Thursday, August 30, 2007

conversing with Carl

As I mentioned last week, Carl is now nearly 19 months old. Over the past couple of months, he's been saying 2- and 3- word phrases, and more recently longer complete sentences in English. And now in the past month, he's started to put two and three and even four words together in French. Here's a recent conversation:

Carl: Carl mange yaourt. (~Carl ate yogurt.)
Tatie: Oui, Carl a fini le yaourt de Tatie. (Yes, Carl finished Auntie's yogurt.)
Carl: Carl fini yaourt Tatie.

Sometimes he's repeating what I've said--a process he's done all along--but now, in response to "Tu veux aller au parc?" (Do you want to go to the park?), he'll reply "aller au parc!" (go to the park) instead of just "parc," as he would say at the beginning of the summer. Or like today, when I pointed to an object and said "c'est un stylo avec de l'encre noir" (it's a pen with black ink), he agreed and repeated "stylo encre noir." This is interesting in two different ways--one, he had probably never heard the word "encre" before, but he said it pretty clearly with a nice gurgly French "r," and two, he seems to realize which are the salient words--nouns, adjectives--and keeps them while dropping articles and prepositions when he repeats. Here's another example of his understanding a new noun and dropping the article: when I noticed him looking at his parents' swords, I said "Tu regardes les épées?" (Are you looking at the swords?) In French, the "s" in "les" slides over to the vowel "é," so "épées" is pronounced "zépées." In response to my question, Carl said "regarde zépées." (On the other hand, one article that he always keeps is "de l'" in "de l'eau" ["some water"]).

He has also started to narrate his activities in French: "Carl mange" (Carl's eating), "Carl monte" (Carl's climbing up stairs), "ouvre Petit chien" (~ I'm opening Petit chien--the name of a book), "écris noir" (~I'm writing with a black pen), "pousse poussette" (~I'm pushing the stroller).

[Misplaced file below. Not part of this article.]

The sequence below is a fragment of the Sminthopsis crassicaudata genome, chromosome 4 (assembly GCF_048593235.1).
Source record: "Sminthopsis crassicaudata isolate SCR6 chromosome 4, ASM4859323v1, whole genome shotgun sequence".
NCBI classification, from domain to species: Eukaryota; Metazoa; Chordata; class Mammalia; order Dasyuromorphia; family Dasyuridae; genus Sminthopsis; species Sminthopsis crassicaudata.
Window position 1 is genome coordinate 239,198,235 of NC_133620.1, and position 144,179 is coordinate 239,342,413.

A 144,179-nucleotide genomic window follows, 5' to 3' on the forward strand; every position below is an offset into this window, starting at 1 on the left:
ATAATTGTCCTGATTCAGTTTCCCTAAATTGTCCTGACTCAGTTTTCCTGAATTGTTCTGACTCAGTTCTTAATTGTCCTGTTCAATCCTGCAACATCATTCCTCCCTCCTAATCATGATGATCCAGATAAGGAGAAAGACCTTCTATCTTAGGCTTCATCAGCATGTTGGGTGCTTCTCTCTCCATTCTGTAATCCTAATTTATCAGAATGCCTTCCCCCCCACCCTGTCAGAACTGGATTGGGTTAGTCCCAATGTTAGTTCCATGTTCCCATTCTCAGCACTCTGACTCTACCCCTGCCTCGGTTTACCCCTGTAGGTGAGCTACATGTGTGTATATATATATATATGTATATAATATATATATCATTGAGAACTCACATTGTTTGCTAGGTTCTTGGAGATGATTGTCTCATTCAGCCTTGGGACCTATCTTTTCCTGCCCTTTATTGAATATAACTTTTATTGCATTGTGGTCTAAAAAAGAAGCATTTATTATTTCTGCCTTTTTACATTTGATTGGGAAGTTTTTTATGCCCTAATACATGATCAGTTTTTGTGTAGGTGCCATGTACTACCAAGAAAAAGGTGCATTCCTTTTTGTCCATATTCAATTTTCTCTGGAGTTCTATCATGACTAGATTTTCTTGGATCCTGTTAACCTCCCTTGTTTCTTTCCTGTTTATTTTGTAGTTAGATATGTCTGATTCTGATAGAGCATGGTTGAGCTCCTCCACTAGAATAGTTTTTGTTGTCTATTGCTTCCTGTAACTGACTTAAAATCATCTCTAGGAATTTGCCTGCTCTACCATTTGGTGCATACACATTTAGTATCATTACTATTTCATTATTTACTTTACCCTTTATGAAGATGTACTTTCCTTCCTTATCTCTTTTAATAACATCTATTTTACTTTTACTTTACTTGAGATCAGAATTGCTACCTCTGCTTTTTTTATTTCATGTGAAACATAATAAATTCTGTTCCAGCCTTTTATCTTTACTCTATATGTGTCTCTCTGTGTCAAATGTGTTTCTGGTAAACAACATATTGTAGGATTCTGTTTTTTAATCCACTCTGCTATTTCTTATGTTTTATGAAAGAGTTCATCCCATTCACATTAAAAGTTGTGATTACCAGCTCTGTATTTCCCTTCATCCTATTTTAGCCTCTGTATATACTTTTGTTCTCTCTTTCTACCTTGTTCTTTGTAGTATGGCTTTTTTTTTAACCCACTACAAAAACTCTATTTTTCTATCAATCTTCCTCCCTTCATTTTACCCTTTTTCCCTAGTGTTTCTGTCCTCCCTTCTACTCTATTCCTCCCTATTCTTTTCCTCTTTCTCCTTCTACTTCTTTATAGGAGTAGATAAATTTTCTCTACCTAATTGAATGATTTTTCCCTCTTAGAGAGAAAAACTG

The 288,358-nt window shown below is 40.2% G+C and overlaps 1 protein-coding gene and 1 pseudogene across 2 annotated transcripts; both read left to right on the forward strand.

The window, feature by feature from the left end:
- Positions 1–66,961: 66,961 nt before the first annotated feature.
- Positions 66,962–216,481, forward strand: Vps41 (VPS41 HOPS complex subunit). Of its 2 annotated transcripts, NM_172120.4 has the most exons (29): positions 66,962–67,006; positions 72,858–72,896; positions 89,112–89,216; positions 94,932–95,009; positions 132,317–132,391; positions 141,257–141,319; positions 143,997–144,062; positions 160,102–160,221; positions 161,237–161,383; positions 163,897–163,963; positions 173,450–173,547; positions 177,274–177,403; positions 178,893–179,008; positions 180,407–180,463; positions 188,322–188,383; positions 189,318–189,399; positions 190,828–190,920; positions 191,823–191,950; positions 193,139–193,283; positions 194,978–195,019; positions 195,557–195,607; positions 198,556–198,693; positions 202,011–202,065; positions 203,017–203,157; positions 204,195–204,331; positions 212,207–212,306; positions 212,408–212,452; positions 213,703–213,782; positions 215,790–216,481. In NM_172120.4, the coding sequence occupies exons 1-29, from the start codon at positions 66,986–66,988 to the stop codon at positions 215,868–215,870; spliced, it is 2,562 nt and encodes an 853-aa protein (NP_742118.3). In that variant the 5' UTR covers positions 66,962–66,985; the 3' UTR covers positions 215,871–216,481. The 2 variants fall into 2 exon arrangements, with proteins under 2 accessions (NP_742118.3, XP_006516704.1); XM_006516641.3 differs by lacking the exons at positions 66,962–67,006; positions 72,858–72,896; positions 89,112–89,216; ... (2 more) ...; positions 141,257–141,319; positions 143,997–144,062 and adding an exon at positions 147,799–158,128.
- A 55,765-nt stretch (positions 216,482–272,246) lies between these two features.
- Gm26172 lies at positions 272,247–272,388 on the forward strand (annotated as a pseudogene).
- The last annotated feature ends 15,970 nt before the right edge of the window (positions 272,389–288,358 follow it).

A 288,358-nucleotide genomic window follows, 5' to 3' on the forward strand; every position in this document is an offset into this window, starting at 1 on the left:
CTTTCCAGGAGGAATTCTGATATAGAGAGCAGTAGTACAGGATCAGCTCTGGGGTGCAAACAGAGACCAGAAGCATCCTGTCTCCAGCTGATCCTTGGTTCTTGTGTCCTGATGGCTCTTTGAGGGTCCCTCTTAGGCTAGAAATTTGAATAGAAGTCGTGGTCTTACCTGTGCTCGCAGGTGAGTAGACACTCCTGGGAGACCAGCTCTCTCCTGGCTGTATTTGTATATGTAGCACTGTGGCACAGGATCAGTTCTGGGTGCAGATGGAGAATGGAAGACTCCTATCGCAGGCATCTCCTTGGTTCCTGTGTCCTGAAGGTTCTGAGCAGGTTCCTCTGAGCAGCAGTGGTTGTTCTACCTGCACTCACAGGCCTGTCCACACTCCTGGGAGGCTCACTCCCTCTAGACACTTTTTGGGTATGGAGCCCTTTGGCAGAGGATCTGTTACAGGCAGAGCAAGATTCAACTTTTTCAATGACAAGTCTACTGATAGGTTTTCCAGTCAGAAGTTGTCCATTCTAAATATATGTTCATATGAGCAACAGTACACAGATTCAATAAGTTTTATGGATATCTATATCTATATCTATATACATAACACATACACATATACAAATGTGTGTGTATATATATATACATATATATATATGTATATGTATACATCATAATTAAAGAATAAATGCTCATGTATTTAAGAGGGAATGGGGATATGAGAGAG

Carl likes to describe what he sees and identify objects, using the French as the equivalent of pointing a finger. The majority of times he uses single words--"pierre" (stone), "poubelle" (trashcan), "pain" (bread). But now he's beginning to get more precise: "courgette jaune" (yellow zucchini), "chaise rouge" (red chair), "tomber hibou" (~owl fell down), "Tatie porte chapeau" (~Auntie's wearing a hat), "Tatie mange pastèque" (~Auntie's eating watermelon), "photo Carl" (~you're taking a picture of me), "voiture Tatie" (~Auntie's car), and even "voiture Tatie dehors" (~Auntie's car is outside),

Carl can also use phrases in French to make requests, like "encore biscuits plaît" (~more crackers, please). We were having a snack a few weeks ago, me with grapes and him with crackers. And he was coveting my grapes, reaching for them, saying "encore"--which by the way always cracks me up, because how can you ask for "more" of something when you haven't had any of it to begin with? Anyway, I shook my head, and said "Carl mange des biscuits, et Tatie mange du raisin." (Carl's eating crackers, and Auntie's eating grapes.") With his hand still outstretched, he corrected me: "Carl mange raisin" (Carl eats grapes). So what could I do but give him a few?!